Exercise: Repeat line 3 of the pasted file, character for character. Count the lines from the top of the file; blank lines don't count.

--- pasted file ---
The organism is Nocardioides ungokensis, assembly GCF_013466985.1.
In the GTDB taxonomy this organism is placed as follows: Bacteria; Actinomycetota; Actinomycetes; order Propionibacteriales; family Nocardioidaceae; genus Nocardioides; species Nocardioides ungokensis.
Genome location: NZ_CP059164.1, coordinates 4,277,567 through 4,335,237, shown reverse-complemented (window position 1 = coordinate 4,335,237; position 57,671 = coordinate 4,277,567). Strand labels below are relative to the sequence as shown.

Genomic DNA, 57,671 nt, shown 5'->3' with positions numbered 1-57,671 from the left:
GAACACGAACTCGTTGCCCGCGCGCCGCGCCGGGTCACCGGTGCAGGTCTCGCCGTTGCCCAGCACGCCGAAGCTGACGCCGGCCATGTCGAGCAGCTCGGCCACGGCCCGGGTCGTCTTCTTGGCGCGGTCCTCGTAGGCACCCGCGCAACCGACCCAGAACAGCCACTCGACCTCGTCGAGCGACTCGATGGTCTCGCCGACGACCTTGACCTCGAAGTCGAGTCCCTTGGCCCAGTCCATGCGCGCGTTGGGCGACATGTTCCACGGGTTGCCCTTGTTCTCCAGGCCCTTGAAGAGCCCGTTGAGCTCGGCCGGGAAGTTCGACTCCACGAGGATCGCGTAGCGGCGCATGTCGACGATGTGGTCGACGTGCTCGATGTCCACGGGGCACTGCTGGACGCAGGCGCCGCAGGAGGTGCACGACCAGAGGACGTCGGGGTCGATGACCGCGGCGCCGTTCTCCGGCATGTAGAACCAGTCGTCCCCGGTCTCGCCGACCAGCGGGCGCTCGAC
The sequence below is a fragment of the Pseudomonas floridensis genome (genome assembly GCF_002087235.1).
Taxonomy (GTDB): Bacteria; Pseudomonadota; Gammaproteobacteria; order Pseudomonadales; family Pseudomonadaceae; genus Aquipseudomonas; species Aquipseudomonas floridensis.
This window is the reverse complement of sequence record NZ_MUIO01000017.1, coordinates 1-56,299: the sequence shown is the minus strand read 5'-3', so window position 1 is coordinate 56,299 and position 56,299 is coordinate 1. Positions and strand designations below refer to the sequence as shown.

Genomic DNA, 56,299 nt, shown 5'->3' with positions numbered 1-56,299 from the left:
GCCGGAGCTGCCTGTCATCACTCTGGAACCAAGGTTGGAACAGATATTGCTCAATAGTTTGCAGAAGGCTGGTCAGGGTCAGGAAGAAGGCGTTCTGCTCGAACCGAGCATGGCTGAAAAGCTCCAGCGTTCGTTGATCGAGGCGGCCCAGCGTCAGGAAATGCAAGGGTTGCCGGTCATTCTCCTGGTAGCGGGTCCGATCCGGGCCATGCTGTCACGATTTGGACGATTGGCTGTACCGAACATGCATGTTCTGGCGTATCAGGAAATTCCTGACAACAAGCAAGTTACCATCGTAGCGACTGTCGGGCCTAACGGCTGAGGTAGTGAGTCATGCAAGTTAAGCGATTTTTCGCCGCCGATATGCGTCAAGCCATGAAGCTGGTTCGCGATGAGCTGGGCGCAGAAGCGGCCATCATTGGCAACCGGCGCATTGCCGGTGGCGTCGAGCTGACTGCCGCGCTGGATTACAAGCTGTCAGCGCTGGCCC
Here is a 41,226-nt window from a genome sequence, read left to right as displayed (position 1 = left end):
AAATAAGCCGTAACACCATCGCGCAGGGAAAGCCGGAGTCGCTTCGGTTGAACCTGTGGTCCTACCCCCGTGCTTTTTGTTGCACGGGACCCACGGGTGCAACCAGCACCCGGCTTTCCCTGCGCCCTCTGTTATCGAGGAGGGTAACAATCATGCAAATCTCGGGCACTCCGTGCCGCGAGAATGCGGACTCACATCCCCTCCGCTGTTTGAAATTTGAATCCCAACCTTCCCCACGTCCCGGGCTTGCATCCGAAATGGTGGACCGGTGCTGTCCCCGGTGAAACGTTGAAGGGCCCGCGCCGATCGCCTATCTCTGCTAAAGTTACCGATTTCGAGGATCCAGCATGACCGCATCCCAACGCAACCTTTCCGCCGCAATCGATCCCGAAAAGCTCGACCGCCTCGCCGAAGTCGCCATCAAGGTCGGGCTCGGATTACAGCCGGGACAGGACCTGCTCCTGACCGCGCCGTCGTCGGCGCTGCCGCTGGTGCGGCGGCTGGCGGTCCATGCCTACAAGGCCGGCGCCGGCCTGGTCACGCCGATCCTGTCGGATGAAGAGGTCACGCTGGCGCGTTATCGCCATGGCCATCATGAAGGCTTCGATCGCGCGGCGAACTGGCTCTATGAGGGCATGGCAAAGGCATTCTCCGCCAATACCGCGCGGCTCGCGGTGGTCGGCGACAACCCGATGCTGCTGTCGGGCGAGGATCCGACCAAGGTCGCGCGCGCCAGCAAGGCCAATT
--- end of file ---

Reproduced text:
Genome location: NZ_CP059164.1, coordinates 4,277,567 through 4,335,237, shown reverse-complemented (window position 1 = coordinate 4,335,237; position 57,671 = coordinate 4,277,567). Strand labels below are relative to the sequence as shown.